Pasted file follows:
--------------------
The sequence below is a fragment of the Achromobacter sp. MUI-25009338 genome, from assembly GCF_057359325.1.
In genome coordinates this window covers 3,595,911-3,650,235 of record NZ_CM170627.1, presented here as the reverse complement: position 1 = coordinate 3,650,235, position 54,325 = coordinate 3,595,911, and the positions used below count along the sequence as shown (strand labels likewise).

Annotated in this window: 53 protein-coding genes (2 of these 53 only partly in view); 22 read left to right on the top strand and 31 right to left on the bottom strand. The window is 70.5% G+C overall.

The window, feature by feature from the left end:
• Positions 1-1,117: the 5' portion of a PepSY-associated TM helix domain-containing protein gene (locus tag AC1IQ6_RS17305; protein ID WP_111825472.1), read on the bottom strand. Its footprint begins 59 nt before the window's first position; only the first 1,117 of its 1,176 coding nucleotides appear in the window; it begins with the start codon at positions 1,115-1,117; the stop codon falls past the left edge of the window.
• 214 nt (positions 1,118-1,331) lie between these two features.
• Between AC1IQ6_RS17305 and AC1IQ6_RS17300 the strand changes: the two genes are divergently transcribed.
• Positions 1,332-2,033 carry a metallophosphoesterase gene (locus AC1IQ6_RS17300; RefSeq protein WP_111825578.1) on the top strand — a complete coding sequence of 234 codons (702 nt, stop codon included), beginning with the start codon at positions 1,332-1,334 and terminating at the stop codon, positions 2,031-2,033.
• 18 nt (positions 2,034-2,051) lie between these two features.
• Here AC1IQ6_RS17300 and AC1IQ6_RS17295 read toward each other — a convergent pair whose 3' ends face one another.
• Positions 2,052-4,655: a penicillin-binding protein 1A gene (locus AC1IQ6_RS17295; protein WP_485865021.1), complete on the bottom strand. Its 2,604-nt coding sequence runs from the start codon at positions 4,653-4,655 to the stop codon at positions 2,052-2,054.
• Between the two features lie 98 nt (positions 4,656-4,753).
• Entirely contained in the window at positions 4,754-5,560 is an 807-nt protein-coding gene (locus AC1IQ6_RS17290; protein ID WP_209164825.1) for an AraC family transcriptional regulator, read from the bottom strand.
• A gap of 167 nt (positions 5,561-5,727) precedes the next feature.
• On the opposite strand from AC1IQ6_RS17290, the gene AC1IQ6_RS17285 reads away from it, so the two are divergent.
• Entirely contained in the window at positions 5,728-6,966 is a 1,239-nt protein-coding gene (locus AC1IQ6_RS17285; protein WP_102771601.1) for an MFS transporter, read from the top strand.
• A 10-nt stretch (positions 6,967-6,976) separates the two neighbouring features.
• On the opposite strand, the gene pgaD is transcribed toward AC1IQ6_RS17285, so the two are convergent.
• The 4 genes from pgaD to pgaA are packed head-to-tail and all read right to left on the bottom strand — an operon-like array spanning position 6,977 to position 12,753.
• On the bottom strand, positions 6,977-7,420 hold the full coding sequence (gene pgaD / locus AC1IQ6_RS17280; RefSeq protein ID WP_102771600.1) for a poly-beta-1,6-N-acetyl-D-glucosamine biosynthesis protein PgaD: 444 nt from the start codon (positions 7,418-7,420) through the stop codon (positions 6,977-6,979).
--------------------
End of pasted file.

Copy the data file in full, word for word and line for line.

The sequence below is a fragment of the Achromobacter sp. MUI-25009338 genome, from assembly GCF_057359325.1.
In genome coordinates this window covers 3,595,911-3,650,235 of record NZ_CM170627.1, presented here as the reverse complement: position 1 = coordinate 3,650,235, position 54,325 = coordinate 3,595,911, and the positions used below count along the sequence as shown (strand labels likewise).

Annotated in this window: 53 protein-coding genes (2 of these 53 only partly in view); 22 read left to right on the top strand and 31 right to left on the bottom strand. The window is 70.5% G+C overall.

The window, feature by feature from the left end:
• Positions 1-1,117: the 5' portion of a PepSY-associated TM helix domain-containing protein gene (locus tag AC1IQ6_RS17305; protein ID WP_111825472.1), read on the bottom strand. Its footprint begins 59 nt before the window's first position; only the first 1,117 of its 1,176 coding nucleotides appear in the window; it begins with the start codon at positions 1,115-1,117; the stop codon falls past the left edge of the window.
• 214 nt (positions 1,118-1,331) lie between these two features.
• Between AC1IQ6_RS17305 and AC1IQ6_RS17300 the strand changes: the two genes are divergently transcribed.
• Positions 1,332-2,033 carry a metallophosphoesterase gene (locus AC1IQ6_RS17300; RefSeq protein WP_111825578.1) on the top strand — a complete coding sequence of 234 codons (702 nt, stop codon included), beginning with the start codon at positions 1,332-1,334 and terminating at the stop codon, positions 2,031-2,033.
• 18 nt (positions 2,034-2,051) lie between these two features.
• Here AC1IQ6_RS17300 and AC1IQ6_RS17295 read toward each other — a convergent pair whose 3' ends face one another.
• Positions 2,052-4,655: a penicillin-binding protein 1A gene (locus AC1IQ6_RS17295; protein WP_485865021.1), complete on the bottom strand. Its 2,604-nt coding sequence runs from the start codon at positions 4,653-4,655 to the stop codon at positions 2,052-2,054.
• Between the two features lie 98 nt (positions 4,656-4,753).
• Entirely contained in the window at positions 4,754-5,560 is an 807-nt protein-coding gene (locus AC1IQ6_RS17290; protein ID WP_209164825.1) for an AraC family transcriptional regulator, read from the bottom strand.
• A gap of 167 nt (positions 5,561-5,727) precedes the next feature.
• On the opposite strand from AC1IQ6_RS17290, the gene AC1IQ6_RS17285 reads away from it, so the two are divergent.
• Entirely contained in the window at positions 5,728-6,966 is a 1,239-nt protein-coding gene (locus AC1IQ6_RS17285; protein WP_102771601.1) for an MFS transporter, read from the top strand.
• A 10-nt stretch (positions 6,967-6,976) separates the two neighbouring features.
• On the opposite strand, the gene pgaD is transcribed toward AC1IQ6_RS17285, so the two are convergent.
• The 4 genes from pgaD to pgaA are packed head-to-tail and all read right to left on the bottom strand — an operon-like array spanning position 6,977 to position 12,753.
• On the bottom strand, positions 6,977-7,420 hold the full coding sequence (gene pgaD / locus AC1IQ6_RS17280; RefSeq protein ID WP_102771600.1) for a poly-beta-1,6-N-acetyl-D-glucosamine biosynthesis protein PgaD: 444 nt from the start codon (positions 7,418-7,420) through the stop codon (positions 6,977-6,979).